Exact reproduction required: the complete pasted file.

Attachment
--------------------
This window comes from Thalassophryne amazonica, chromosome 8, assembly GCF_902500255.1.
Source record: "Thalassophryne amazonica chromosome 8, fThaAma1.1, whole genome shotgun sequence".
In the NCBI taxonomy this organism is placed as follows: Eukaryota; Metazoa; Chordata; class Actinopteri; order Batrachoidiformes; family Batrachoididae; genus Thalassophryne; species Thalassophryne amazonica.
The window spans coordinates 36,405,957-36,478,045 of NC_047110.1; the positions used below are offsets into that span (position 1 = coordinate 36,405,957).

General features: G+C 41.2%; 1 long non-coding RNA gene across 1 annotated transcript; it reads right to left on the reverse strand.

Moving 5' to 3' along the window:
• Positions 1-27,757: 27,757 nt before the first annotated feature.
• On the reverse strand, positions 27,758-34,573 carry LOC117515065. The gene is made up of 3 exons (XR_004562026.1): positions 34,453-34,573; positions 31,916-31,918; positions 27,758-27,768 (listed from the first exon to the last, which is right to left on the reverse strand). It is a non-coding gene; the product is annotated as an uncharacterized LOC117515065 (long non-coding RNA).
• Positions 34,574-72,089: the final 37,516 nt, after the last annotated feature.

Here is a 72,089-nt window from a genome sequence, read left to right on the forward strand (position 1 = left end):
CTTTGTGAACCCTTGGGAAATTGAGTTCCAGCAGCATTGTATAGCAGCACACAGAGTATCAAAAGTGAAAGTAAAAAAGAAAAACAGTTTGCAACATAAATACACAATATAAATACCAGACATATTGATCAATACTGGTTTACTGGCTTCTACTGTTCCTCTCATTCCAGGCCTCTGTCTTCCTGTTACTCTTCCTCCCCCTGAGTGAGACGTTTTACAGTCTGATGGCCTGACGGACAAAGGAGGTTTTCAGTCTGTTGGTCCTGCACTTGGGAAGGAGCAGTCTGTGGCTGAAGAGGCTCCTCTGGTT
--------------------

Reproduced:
This window comes from Thalassophryne amazonica, chromosome 8, assembly GCF_902500255.1.
Source record: "Thalassophryne amazonica chromosome 8, fThaAma1.1, whole genome shotgun sequence".
In the NCBI taxonomy this organism is placed as follows: Eukaryota; Metazoa; Chordata; class Actinopteri; order Batrachoidiformes; family Batrachoididae; genus Thalassophryne; species Thalassophryne amazonica.
The window spans coordinates 36,405,957-36,478,045 of NC_047110.1; the positions used below are offsets into that span (position 1 = coordinate 36,405,957).

General features: G+C 41.2%; 1 long non-coding RNA gene across 1 annotated transcript; it reads right to left on the reverse strand.

Moving 5' to 3' along the window:
• Positions 1-27,757: 27,757 nt before the first annotated feature.
• On the reverse strand, positions 27,758-34,573 carry LOC117515065. The gene is made up of 3 exons (XR_004562026.1): positions 34,453-34,573; positions 31,916-31,918; positions 27,758-27,768 (listed from the first exon to the last, which is right to left on the reverse strand). It is a non-coding gene; the product is annotated as an uncharacterized LOC117515065 (long non-coding RNA).
• Positions 34,574-72,089: the final 37,516 nt, after the last annotated feature.

Here is a 72,089-nt window from a genome sequence, read left to right on the forward strand (position 1 = left end):
CTTTGTGAACCCTTGGGAAATTGAGTTCCAGCAGCATTGTATAGCAGCACACAGAGTATCAAAAGTGAAAGTAAAAAAGAAAAACAGTTTGCAACATAAATACACAATATAAATACCAGACATATTGATCAATACTGGTTTACTGGCTTCTACTGTTCCTCTCATTCCAGGCCTCTGTCTTCCTGTTACTCTTCCTCCCCCTGAGTGAGACGTTTTACAGTCTGATGGCCTGACGGACAAAGGAGGTTTTCAGTCTGTTGGTCCTGCACTTGGGAAGGAGCAGTCTGTGGCTGAAGAGGCTCCTCTGGTT